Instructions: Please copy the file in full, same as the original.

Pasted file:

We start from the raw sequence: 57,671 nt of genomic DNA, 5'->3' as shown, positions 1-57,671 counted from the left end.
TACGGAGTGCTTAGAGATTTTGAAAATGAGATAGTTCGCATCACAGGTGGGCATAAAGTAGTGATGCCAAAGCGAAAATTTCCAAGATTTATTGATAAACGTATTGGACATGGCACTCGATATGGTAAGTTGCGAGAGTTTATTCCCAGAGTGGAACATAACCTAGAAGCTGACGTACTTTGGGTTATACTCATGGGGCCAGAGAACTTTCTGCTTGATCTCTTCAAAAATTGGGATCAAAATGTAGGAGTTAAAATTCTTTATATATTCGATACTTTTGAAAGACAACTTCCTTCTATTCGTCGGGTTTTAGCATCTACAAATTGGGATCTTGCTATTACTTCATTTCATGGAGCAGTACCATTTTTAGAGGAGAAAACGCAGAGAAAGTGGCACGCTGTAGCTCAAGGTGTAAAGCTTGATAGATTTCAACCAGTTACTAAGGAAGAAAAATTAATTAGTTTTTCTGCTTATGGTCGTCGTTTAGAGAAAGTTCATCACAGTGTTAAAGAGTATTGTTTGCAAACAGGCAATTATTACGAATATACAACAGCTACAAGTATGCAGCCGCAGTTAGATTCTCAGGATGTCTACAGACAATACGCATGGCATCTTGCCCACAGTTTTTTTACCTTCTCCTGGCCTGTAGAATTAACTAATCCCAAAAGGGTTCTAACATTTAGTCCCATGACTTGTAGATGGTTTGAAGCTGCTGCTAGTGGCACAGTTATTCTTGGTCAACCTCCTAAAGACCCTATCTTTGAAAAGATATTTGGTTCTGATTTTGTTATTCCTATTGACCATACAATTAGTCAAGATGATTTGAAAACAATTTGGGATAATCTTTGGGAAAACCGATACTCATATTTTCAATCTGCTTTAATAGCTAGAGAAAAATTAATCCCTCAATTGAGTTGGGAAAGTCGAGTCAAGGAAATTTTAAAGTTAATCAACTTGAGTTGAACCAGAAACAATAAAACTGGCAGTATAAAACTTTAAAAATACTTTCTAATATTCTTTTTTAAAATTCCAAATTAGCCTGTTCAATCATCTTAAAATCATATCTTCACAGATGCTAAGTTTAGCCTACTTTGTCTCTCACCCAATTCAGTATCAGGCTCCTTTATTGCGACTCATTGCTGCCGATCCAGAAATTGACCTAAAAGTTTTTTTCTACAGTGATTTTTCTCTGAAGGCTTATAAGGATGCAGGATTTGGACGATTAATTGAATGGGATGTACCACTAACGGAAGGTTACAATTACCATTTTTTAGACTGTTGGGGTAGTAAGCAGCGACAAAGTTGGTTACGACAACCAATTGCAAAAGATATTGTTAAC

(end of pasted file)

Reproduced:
We start from the raw sequence: 57,671 nt of genomic DNA, 5'->3' as shown, positions 1-57,671 counted from the left end.
TACGGAGTGCTTAGAGATTTTGAAAATGAGATAGTTCGCATCACAGGTGGGCATAAAGTAGTGATGCCAAAGCGAAAATTTCCAAGATTTATTGATAAACGTATTGGACATGGCACTCGATATGGTAAGTTGCGAGAGTTTATTCCCAGAGTGGAACATAACCTAGAAGCTGACGTACTTTGGGTTATACTCATGGGGCCAGAGAACTTTCTGCTTGATCTCTTCAAAAATTGGGATCAAAATGTAGGAGTTAAAATTCTTTATATATTCGATACTTTTGAAAGACAACTTCCTTCTATTCGTCGGGTTTTAGCATCTACAAATTGGGATCTTGCTATTACTTCATTTCATGGAGCAGTACCATTTTTAGAGGAGAAAACGCAGAGAAAGTGGCACGCTGTAGCTCAAGGTGTAAAGCTTGATAGATTTCAACCAGTTACTAAGGAAGAAAAATTAATTAGTTTTTCTGCTTATGGTCGTCGTTTAGAGAAAGTTCATCACAGTGTTAAAGAGTATTGTTTGCAAACAGGCAATTATTACGAATATACAACAGCTACAAGTATGCAGCCGCAGTTAGATTCTCAGGATGTCTACAGACAATACGCATGGCATCTTGCCCACAGTTTTTTTACCTTCTCCTGGCCTGTAGAATTAACTAATCCCAAAAGGGTTCTAACATTTAGTCCCATGACTTGTAGATGGTTTGAAGCTGCTGCTAGTGGCACAGTTATTCTTGGTCAACCTCCTAAAGACCCTATCTTTGAAAAGATATTTGGTTCTGATTTTGTTATTCCTATTGACCATACAATTAGTCAAGATGATTTGAAAACAATTTGGGATAATCTTTGGGAAAACCGATACTCATATTTTCAATCTGCTTTAATAGCTAGAGAAAAATTAATCCCTCAATTGAGTTGGGAAAGTCGAGTCAAGGAAATTTTAAAGTTAATCAACTTGAGTTGAACCAGAAACAATAAAACTGGCAGTATAAAACTTTAAAAATACTTTCTAATATTCTTTTTTAAAATTCCAAATTAGCCTGTTCAATCATCTTAAAATCATATCTTCACAGATGCTAAGTTTAGCCTACTTTGTCTCTCACCCAATTCAGTATCAGGCTCCTTTATTGCGACTCATTGCTGCCGATCCAGAAATTGACCTAAAAGTTTTTTTCTACAGTGATTTTTCTCTGAAGGCTTATAAGGATGCAGGATTTGGACGATTAATTGAATGGGATGTACCACTAACGGAAGGTTACAATTACCATTTTTTAGACTGTTGGGGTAGTAAGCAGCGACAAAGTTGGTTACGACAACCAATTGCAAAAGATATTGTTAAC